Inclement (“of the elements or weather: physically severe”) spiked in lookups on February 9th, 2017. This is something that appears to happen every year, when two things happen: a heartless weather system shows us that the elements do not much care about whether a snow day is inconvenient for you, and everyone who looked up inclement the year before has forgotten what it is.
This word is related to the name that has been borne by 14 Popes over the centuries, Clement (which means “mild” in Latin). By attaching the prefix in- to the word clement it fashioned a word with the meaning of “lacking mildness; unmerciful.” This meaning (which in much of the word’s early use was applied to people, rather than weather) is vividly illustrated in our earliest citation for the word, from William Est’s 1613 work The Triall of True Teares.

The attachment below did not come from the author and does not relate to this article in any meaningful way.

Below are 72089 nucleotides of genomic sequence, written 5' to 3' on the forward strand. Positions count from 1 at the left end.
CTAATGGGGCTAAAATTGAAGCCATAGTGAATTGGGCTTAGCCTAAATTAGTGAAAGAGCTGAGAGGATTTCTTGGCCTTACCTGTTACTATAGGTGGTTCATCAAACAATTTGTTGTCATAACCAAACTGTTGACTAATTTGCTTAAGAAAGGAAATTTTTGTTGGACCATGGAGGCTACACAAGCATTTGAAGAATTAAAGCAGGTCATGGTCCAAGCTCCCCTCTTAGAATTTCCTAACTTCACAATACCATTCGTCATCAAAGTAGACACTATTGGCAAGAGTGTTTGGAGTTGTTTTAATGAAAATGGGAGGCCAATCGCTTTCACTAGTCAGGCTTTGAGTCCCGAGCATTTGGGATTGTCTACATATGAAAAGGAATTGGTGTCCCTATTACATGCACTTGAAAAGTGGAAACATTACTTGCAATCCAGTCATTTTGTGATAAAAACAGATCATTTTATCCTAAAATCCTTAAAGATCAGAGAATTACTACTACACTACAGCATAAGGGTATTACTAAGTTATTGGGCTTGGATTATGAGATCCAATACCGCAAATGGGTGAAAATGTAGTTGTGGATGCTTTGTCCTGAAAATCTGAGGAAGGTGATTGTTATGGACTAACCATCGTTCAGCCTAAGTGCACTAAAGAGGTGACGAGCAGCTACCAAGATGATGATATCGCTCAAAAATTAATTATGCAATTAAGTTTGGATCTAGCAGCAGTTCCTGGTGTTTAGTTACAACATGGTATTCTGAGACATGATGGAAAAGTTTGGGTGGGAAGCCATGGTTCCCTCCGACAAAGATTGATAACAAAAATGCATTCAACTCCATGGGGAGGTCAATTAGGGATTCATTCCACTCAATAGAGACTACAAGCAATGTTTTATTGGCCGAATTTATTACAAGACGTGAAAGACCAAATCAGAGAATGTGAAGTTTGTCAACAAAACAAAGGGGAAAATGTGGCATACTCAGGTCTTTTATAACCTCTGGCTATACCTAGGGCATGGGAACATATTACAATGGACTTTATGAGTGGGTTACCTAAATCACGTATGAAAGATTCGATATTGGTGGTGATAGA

God vtterly reiected them, they finde now the heauens inclement towards them, God to neglect them, and whither soeuer they turne themselues, they are exposed to the hissings, reproaches, and iniuries of all Nations.
—WIlliam Est, The Triall of True Teares, 1613
And in case you were wondering: yes, clement can be applied to weather, with the meaning of “mild.”